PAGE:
Week 8 Group E Lab Data


Week 8, over Thursday, May 16, and Friday, May 17, our class built a reconstruction of the Viking-era tent discovered at the Oseberg archaeological site, scaled down to 60%. This reconstruction process took approximately three and a half hours on Thursday and an additional hour on Friday.

The following report details the data of the reconstruction process, including materials used and measurements throughout the construction.

Tent Elements

The tent we were aiming to replicate was the smaller of two found aboard the Oseberg ship. The individual pieces and their measurements are listed below.

Images and measurements of the smaller of the two tent materials from the Oseberg site.
Fig 1. Tent legs, poles, and transoms from Oseberg ship

The raw materials we were given to build a model of this tent were: (a) four 8-foot basswood planks and (b) 5 aspen trees ranging between 3 to 5 inches in diameter and 14 to 21 feet in length. Given the size restrictions imposed by the basswood planks, we decided to scale the tent down to 60% of the attested size. The resulting measurements to which we attempted to adhere are below.

Tent SegmentOriginal Length (cm)Adjusted Length (cm)
p.326, shear leg410246
g.318, shear leg410246
l.322, transom450270
o.325, shear leg410246
h.319, shear leg410246
n.324, transom450270
i.320, side ground pole570342
r.328, side ground pole560336
b.312, ridge pole505303


The two transoms were formed from aspen trees split using an axe, wedges, and a sledgehammer (pictured below). The first tree we split only rendered one usable half, so a second tree was split to obtain two functional lengths. The tree halves were then formed into planks using a shaping axe. Once formed, the planks were cut to the desired length of 270 cm.


The ridge and ground poles were all three formed out of whole lengths of aspen trees. We first cut the trees to slightly longer than the desired lengths (303 cm for the ridge pole and 342 and 336 for the two side poles). Then, we removed the bark from the poles using a drawknife and a shaving horse. The lengths of bark stripped off from the poles were typically between 25 and 50 cm.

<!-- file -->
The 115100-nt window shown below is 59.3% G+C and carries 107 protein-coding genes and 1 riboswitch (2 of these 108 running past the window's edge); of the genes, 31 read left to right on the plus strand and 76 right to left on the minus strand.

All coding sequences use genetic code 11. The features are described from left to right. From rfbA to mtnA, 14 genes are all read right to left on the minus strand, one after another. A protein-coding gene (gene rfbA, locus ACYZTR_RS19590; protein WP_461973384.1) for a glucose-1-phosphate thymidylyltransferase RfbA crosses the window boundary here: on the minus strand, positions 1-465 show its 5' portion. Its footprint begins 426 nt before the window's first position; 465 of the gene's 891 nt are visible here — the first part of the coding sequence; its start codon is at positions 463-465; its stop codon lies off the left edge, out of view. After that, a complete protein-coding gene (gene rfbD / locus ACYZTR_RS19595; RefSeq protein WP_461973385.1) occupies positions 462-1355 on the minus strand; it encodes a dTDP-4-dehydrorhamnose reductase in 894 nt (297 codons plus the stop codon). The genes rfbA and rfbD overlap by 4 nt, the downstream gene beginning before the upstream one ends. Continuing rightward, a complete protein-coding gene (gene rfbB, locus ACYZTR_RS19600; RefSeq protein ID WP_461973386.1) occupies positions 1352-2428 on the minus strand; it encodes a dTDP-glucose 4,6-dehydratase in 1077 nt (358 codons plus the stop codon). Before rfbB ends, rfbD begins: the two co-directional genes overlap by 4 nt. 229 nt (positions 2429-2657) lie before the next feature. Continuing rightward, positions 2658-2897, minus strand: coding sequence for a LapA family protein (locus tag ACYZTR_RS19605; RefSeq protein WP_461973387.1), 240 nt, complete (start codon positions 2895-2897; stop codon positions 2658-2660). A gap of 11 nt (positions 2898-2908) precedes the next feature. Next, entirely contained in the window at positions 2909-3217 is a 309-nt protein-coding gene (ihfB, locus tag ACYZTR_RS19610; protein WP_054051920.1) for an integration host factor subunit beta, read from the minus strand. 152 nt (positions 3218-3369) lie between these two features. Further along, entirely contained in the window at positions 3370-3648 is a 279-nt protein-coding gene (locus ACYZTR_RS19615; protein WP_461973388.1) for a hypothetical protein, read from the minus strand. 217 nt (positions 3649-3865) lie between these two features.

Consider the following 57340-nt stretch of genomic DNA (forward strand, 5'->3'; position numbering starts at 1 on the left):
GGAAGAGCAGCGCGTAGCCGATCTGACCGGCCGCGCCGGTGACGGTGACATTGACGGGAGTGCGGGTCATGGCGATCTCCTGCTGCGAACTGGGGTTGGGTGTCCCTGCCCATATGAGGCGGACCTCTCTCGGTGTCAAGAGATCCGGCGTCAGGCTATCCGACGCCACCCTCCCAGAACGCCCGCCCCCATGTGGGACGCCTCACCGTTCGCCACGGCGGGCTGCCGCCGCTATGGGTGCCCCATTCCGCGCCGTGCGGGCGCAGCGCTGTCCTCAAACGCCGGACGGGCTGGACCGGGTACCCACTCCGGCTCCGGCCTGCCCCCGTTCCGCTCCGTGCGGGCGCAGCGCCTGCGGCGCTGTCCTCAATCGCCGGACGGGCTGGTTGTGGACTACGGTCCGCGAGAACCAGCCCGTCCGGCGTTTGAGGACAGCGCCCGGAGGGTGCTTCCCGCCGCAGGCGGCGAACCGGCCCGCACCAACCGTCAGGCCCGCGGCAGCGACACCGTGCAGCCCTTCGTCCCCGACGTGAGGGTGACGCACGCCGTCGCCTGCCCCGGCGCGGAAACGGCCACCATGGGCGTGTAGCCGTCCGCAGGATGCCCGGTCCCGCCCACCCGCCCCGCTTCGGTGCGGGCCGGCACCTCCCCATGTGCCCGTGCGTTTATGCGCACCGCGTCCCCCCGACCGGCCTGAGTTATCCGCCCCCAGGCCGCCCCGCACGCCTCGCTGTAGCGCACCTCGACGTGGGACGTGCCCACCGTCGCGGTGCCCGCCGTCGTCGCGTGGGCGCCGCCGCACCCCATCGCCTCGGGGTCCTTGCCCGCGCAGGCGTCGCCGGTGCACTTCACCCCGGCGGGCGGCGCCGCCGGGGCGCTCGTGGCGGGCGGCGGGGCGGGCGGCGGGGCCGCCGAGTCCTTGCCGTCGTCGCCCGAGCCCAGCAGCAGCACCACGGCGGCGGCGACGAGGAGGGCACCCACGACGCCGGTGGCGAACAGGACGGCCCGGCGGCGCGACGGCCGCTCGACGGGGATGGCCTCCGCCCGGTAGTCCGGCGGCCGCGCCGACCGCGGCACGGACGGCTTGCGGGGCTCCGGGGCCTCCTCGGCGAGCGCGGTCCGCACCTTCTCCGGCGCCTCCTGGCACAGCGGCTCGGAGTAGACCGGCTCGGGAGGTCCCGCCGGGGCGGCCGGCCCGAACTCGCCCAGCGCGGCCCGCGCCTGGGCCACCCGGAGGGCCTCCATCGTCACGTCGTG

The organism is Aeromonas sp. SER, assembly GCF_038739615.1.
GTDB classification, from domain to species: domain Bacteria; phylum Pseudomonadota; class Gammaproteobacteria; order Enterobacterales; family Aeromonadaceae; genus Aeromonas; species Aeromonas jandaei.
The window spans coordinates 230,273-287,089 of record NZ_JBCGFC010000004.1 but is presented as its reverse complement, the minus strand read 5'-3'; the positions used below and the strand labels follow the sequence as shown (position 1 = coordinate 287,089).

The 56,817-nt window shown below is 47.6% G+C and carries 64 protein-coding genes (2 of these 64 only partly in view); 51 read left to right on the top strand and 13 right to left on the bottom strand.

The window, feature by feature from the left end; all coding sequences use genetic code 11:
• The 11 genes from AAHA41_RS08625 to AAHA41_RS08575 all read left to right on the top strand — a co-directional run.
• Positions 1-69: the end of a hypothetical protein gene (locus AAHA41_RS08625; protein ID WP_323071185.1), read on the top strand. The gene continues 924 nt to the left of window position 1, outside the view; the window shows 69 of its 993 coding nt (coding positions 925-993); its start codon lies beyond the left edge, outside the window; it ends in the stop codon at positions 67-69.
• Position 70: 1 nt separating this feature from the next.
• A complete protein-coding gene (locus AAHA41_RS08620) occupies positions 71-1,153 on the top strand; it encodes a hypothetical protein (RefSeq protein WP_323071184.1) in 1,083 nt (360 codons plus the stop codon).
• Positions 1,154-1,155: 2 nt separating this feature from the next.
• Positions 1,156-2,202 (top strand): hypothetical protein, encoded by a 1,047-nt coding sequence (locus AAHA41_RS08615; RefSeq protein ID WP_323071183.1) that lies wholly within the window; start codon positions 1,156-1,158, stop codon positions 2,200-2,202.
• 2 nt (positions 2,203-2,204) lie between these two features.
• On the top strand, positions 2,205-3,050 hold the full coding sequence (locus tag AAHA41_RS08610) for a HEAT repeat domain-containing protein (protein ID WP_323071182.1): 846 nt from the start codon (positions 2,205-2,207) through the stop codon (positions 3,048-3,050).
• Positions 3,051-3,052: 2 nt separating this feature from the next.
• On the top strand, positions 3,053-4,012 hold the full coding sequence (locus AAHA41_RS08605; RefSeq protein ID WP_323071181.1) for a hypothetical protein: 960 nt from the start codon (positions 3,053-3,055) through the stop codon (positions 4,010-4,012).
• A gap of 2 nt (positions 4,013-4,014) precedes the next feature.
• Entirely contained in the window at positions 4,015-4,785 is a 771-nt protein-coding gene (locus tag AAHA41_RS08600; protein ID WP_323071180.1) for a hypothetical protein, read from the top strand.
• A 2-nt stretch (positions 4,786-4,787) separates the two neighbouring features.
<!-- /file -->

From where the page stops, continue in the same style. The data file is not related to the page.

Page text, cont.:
After the poles were debarked, we carved out the tenons using saws, carving knives, and drawknives. We determined the length of the tenons by first calculating the desired middle length of the pole and then marking tenons long enough to achieve that length. For example, side pole i.320 ended up at 364 cm because of our allowances in the earlier step. With the target of 12 cm tenons and the target total length of 342 cm, the target middle length was 318 cm. To create the correct middle length, we carved 23 cm tenons and were left with the correct 318 cm middle section.

The diameter of the tenons was determined by the diameter of the holes in the transoms and legs, so they were carved small enough to fit through a 1.5-inch opening.

Shear Legs

We made our shear legs out of the pre-cut basswood planks. They were 8 feet in length, so ~244 cm and just short of our target length of 246 cm. The only work that had to be done with the shear legs was carving decorative heads and drilling holes for the poles to fit into.

We drilled 1.5-inch holes into the shear legs 12 cm at the center from the base and 24 cm from the top. The dragon head carvings extended 19 cm down from the top of the leg.

Partway through the drilling process, the electric drill died and we switched to a brace-and-bit drill with the same 1.5-inch bit.

The Assembled Tent

Having crafted all of the components, we assembled the tent. The finished tent had an internal square footage of 8.15 m^2 or 87.8 sqft and a height of 1 Austin (194 cm).

On Friday, we covered the tent with a 12 x 15 ft canvas drop cloth secured with ten lengths of rope.

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